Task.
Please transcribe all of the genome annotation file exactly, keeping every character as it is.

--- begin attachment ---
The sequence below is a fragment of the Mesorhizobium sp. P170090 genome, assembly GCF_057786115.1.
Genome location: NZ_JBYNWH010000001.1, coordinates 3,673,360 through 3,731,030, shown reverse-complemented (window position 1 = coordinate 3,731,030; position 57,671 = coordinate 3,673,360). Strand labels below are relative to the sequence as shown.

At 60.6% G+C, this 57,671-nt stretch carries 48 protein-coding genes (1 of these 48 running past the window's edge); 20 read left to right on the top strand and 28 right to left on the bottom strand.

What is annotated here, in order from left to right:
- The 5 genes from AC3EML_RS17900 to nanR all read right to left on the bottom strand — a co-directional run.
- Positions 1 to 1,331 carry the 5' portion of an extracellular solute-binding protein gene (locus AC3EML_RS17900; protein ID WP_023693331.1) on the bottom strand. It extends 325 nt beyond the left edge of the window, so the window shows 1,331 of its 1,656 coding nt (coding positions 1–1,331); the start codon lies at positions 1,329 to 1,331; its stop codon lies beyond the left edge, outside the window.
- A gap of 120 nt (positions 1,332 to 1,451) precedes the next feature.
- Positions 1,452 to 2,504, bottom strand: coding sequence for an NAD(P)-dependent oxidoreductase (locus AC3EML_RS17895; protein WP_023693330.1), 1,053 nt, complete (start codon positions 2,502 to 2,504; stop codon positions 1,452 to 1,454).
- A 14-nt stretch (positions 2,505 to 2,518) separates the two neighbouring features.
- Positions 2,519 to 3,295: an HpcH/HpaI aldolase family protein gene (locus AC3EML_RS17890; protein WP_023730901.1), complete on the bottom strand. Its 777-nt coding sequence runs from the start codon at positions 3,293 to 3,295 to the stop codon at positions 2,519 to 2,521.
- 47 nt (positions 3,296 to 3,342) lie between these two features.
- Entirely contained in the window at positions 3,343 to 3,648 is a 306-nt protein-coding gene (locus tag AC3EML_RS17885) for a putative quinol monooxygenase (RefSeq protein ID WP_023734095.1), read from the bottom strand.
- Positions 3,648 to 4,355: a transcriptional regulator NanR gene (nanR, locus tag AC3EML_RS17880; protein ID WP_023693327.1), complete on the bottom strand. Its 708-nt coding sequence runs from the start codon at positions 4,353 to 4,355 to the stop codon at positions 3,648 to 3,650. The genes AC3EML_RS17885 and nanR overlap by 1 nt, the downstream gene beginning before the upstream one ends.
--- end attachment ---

The sequence below is a fragment of the Mesorhizobium sp. P170090 genome, assembly GCF_057786115.1.
Genome location: NZ_JBYNWH010000001.1, coordinates 3,673,360 through 3,731,030, shown reverse-complemented (window position 1 = coordinate 3,731,030; position 57,671 = coordinate 3,673,360). Strand labels below are relative to the sequence as shown.

At 60.6% G+C, this 57,671-nt stretch carries 48 protein-coding genes (1 of these 48 running past the window's edge); 20 read left to right on the top strand and 28 right to left on the bottom strand.

What is annotated here, in order from left to right:
- The 5 genes from AC3EML_RS17900 to nanR all read right to left on the bottom strand — a co-directional run.
- Positions 1 to 1,331 carry the 5' portion of an extracellular solute-binding protein gene (locus AC3EML_RS17900; protein ID WP_023693331.1) on the bottom strand. It extends 325 nt beyond the left edge of the window, so the window shows 1,331 of its 1,656 coding nt (coding positions 1–1,331); the start codon lies at positions 1,329 to 1,331; its stop codon lies beyond the left edge, outside the window.
- A gap of 120 nt (positions 1,332 to 1,451) precedes the next feature.
- Positions 1,452 to 2,504, bottom strand: coding sequence for an NAD(P)-dependent oxidoreductase (locus AC3EML_RS17895; protein WP_023693330.1), 1,053 nt, complete (start codon positions 2,502 to 2,504; stop codon positions 1,452 to 1,454).
- A 14-nt stretch (positions 2,505 to 2,518) separates the two neighbouring features.
- Positions 2,519 to 3,295: an HpcH/HpaI aldolase family protein gene (locus AC3EML_RS17890; protein WP_023730901.1), complete on the bottom strand. Its 777-nt coding sequence runs from the start codon at positions 3,293 to 3,295 to the stop codon at positions 2,519 to 2,521.
- 47 nt (positions 3,296 to 3,342) lie between these two features.
- Entirely contained in the window at positions 3,343 to 3,648 is a 306-nt protein-coding gene (locus tag AC3EML_RS17885) for a putative quinol monooxygenase (RefSeq protein ID WP_023734095.1), read from the bottom strand.
- Positions 3,648 to 4,355: a transcriptional regulator NanR gene (nanR, locus tag AC3EML_RS17880; protein ID WP_023693327.1), complete on the bottom strand. Its 708-nt coding sequence runs from the start codon at positions 4,353 to 4,355 to the stop codon at positions 3,648 to 3,650. The genes AC3EML_RS17885 and nanR overlap by 1 nt, the downstream gene beginning before the upstream one ends.